Psychology of Waiting and Customer Care
Waiting in lines characterizes nearly all parts of our lives. We normally queue in nearly all service outlets. Despite the fact that queues are an integral portion of our lives, they provide a source of discomfort to very many people. Spending a lot of time in a queue causes anger and frustration to a sizeable proportion of queuing individuals. My thesis statement is that these negative effects of queuing can be lessened or avoided by using several tools. The tools include a change of culture and an alteration of line server design. The other tools include provision of numbers to customers and use of targeted admission times.
There are several solutions that can be applied to make waiting at outlets tolerable. The first is changing the culture to match queuing behavior. If an organization finds out that its customers are disorderly, it should engage measures to change such a culture. With efforts to change the disorderliness, an organization can create a totally different culture that incorporates order and fairness in service outlets. An example of a company that has achieved this cultural shift is McDonalds. After expanding to Hong Kong, the company realized that customers in that region had behavior of crowding in cash registers and shouting their orders (Norman, 2008). In response, McDonalds introduced a system of queue monitors. In this case, young women made the customers queue in orderly lines. This transformed the queuing culture in Hong Kong, and it became a trend for the middle class. The system became highly tolerable by making customers wait in queues. However, this process may take time to be effective (Mann, 2006).
The other solution involves designing the lines into one line feeding multiple servers. Instead of having several lines feeding several servers, one line may feed all the servers. This system is effective since the customers perceive it to be fair. With the single line system, queues move quicker than in the multiple line system. This is because the single line system is inefficient as far as signaling the next customer is concerned. After a customer has been served, it may not be easy to locate the server that has been left (Maister, 2009). The multiple server system makes the waiting tolerable by providing a chance for second queue at each server. The second queue holds just one or two customers hence reducing the start up time for each customer. To add onto this, electronic signals may be used to assist customers in locating idle servers. With all these alternatives, the single line multiple server system allows for fast service hence making the queuing tolerable (Larson, 2007).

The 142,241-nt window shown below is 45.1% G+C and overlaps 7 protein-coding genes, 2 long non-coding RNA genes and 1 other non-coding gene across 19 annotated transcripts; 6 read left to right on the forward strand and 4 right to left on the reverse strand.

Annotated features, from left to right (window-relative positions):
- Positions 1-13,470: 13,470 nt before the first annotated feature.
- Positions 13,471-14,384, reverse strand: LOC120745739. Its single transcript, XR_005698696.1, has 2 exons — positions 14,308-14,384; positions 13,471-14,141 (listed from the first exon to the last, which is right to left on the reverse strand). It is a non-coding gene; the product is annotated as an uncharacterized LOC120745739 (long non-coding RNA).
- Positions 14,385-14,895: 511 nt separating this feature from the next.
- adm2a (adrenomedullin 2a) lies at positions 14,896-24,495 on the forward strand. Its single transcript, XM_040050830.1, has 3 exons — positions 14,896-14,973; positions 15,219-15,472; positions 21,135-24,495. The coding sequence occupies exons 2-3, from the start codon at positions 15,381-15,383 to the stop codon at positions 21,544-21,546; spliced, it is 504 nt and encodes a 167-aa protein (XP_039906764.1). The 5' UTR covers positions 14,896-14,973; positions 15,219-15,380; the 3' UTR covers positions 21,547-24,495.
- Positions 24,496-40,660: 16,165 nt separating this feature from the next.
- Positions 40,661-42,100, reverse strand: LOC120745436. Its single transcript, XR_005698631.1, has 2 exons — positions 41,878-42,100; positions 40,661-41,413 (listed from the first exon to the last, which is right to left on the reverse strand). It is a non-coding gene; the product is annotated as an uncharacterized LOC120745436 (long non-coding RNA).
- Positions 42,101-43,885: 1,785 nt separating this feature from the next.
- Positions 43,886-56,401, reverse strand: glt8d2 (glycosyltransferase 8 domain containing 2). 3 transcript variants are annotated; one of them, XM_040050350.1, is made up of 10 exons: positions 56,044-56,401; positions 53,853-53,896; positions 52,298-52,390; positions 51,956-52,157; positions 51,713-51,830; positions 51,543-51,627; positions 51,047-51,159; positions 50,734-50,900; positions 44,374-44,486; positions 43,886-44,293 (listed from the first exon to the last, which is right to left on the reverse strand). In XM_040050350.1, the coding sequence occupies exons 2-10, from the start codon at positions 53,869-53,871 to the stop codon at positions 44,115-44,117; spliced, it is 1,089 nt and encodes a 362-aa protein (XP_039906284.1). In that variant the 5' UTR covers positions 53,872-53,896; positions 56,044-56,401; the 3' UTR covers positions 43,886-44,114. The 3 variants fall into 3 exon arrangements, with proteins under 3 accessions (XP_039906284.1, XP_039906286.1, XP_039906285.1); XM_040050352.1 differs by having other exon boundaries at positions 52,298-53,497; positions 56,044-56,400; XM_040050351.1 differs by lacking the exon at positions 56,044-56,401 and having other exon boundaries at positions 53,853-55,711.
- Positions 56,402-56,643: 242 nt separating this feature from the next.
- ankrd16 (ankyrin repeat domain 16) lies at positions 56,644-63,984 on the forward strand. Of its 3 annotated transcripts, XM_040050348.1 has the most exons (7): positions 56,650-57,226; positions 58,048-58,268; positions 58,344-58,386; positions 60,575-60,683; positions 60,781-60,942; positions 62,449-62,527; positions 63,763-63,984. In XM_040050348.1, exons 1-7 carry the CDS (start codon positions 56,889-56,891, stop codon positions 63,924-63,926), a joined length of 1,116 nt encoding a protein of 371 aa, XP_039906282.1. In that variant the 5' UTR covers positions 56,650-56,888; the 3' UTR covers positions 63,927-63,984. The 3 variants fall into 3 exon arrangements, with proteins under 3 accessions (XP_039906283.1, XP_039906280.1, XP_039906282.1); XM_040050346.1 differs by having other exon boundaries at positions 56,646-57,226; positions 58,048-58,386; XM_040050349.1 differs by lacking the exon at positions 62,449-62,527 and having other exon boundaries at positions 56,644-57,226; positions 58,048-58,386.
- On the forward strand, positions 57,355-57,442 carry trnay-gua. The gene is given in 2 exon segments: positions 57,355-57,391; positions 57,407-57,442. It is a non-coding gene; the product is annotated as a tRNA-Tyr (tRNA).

The third solution involves providing numbers to customers on arrival. This handing out may be conducted on the basis of the type of service offered. The advantage of this system is that customers may sit rather than stand or engage in other activities as they wait for their turn. The other benefit of this system is that it provides an opportunity for different classes of customers to be served differently. An area where this has been applied is the Department of Motor Vehicles. Since the customers have different needs, serving them by their classes is very efficient and time saving. An example is two service needs, taking a driving test and renewal of license. These two groups of individuals are provided with different numbers since the length and nature of service are different (Jones & Peppiatt, 2007). Through the provision of numbers, individuals are able to track the rate of progress in the queue and the time they will take to be served. The final option that this system provides is the electronic variants. Through this alternative, pagers are handed out to customers in order to give them a chance to move around. This alternative denies the customer a chance to observe the length of the line and hence it improves the chances that the queue will be tolerable (Dellaert, 2005).
The final solution is the use of targeted admission times. For this tool, reservations are used. However, they must be done in a way that is fair and equitable to all customers. In this case, a customer is provided with a guaranteed time although it may be set for a certain time in the future. The customer will turn up with the admissions ticket in the future after having done other personal activities. An area where this system is applied is in restaurant reservations. For these restaurants, patrons sign up and obtain the paging device. It is after result buzzes and vibrations notify them that they should get seated. The same process is applied in entertainment parks. An electronic device is given to the customers, and they are allowed to move round in a free manner. Whenever the system is ready, the electronic device alerts them that they should get their ride (Tom & Lucey, 2011).
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Jones, P., & Peppiatt, E. (2007). Managing Perceptions of Waiting Times in Service Queues. Journal of Service Industry, 39.
Larson, C. (2007). Social Justice and the Psychology of Queuing. Perspective on Queues, 23-24.
Maister, D. H. (2009). It's Hard to Play Catch-up Ball. The Psychology of Waiting Lines, 2.
Mann, L. (2006). The Social Psychology of Waiting Lines. The Mammoth Waiting Line is a Sophisticated Cultural Microcosm with a Unique Set of Social Rules and Behavioral Regularities, 35.
Norman, D. A. (2008). Cultures Can be Changed. McDonalds Changed Queuing Behaviour in Hong Kong. The Psychology of Waiting Lines, 10.
Tom, G., & Lucey, S. (2011). Waiting Time Delays and Customer Satisfaction. Journal of Services Marketing, 33.